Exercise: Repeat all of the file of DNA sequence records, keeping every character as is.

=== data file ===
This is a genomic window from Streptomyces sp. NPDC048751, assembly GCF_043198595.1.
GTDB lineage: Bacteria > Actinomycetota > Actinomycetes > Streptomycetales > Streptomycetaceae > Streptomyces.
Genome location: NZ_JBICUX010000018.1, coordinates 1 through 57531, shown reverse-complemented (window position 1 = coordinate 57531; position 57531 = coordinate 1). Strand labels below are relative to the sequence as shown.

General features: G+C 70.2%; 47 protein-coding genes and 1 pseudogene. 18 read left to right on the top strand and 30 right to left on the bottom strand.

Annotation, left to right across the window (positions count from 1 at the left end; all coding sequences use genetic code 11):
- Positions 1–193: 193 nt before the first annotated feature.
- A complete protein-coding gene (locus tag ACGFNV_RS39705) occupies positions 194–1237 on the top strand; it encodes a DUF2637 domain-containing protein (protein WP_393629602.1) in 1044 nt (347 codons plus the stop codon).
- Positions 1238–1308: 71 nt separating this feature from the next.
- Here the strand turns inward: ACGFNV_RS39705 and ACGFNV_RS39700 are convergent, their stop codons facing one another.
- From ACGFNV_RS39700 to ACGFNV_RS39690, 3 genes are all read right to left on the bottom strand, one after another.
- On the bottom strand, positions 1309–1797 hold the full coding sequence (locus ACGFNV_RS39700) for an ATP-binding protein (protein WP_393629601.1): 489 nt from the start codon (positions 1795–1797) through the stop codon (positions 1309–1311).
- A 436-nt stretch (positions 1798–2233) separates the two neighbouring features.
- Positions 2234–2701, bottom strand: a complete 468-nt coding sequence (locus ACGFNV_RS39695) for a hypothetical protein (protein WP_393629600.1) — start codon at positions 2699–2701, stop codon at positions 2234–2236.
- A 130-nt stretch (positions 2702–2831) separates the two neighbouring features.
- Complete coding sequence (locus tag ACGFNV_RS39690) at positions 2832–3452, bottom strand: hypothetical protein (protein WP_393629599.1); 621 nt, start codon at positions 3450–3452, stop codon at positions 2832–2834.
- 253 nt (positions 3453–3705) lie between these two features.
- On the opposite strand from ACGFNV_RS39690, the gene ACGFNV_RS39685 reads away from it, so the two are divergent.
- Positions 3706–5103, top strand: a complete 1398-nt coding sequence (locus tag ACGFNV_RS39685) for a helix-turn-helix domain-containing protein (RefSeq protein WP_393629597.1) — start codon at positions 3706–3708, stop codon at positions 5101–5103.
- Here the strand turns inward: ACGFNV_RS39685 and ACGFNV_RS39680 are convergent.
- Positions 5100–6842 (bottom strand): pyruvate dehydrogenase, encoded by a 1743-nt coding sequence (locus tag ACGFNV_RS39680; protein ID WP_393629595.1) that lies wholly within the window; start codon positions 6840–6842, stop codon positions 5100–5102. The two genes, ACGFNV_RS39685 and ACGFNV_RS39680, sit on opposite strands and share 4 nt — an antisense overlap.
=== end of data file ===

This is a genomic window from Streptomyces sp. NPDC048751, assembly GCF_043198595.1.
GTDB lineage: Bacteria > Actinomycetota > Actinomycetes > Streptomycetales > Streptomycetaceae > Streptomyces.
Genome location: NZ_JBICUX010000018.1, coordinates 1 through 57531, shown reverse-complemented (window position 1 = coordinate 57531; position 57531 = coordinate 1). Strand labels below are relative to the sequence as shown.

General features: G+C 70.2%; 47 protein-coding genes and 1 pseudogene. 18 read left to right on the top strand and 30 right to left on the bottom strand.

Annotation, left to right across the window (positions count from 1 at the left end; all coding sequences use genetic code 11):
- Positions 1–193: 193 nt before the first annotated feature.
- A complete protein-coding gene (locus tag ACGFNV_RS39705) occupies positions 194–1237 on the top strand; it encodes a DUF2637 domain-containing protein (protein WP_393629602.1) in 1044 nt (347 codons plus the stop codon).
- Positions 1238–1308: 71 nt separating this feature from the next.
- Here the strand turns inward: ACGFNV_RS39705 and ACGFNV_RS39700 are convergent, their stop codons facing one another.
- From ACGFNV_RS39700 to ACGFNV_RS39690, 3 genes are all read right to left on the bottom strand, one after another.
- On the bottom strand, positions 1309–1797 hold the full coding sequence (locus ACGFNV_RS39700) for an ATP-binding protein (protein WP_393629601.1): 489 nt from the start codon (positions 1795–1797) through the stop codon (positions 1309–1311).
- A 436-nt stretch (positions 1798–2233) separates the two neighbouring features.
- Positions 2234–2701, bottom strand: a complete 468-nt coding sequence (locus ACGFNV_RS39695) for a hypothetical protein (protein WP_393629600.1) — start codon at positions 2699–2701, stop codon at positions 2234–2236.
- A 130-nt stretch (positions 2702–2831) separates the two neighbouring features.
- Complete coding sequence (locus tag ACGFNV_RS39690) at positions 2832–3452, bottom strand: hypothetical protein (protein WP_393629599.1); 621 nt, start codon at positions 3450–3452, stop codon at positions 2832–2834.
- 253 nt (positions 3453–3705) lie between these two features.
- On the opposite strand from ACGFNV_RS39690, the gene ACGFNV_RS39685 reads away from it, so the two are divergent.
- Positions 3706–5103, top strand: a complete 1398-nt coding sequence (locus tag ACGFNV_RS39685) for a helix-turn-helix domain-containing protein (RefSeq protein WP_393629597.1) — start codon at positions 3706–3708, stop codon at positions 5101–5103.
- Here the strand turns inward: ACGFNV_RS39685 and ACGFNV_RS39680 are convergent.
- Positions 5100–6842 (bottom strand): pyruvate dehydrogenase, encoded by a 1743-nt coding sequence (locus tag ACGFNV_RS39680; protein ID WP_393629595.1) that lies wholly within the window; start codon positions 6840–6842, stop codon positions 5100–5102. The two genes, ACGFNV_RS39685 and ACGFNV_RS39680, sit on opposite strands and share 4 nt — an antisense overlap.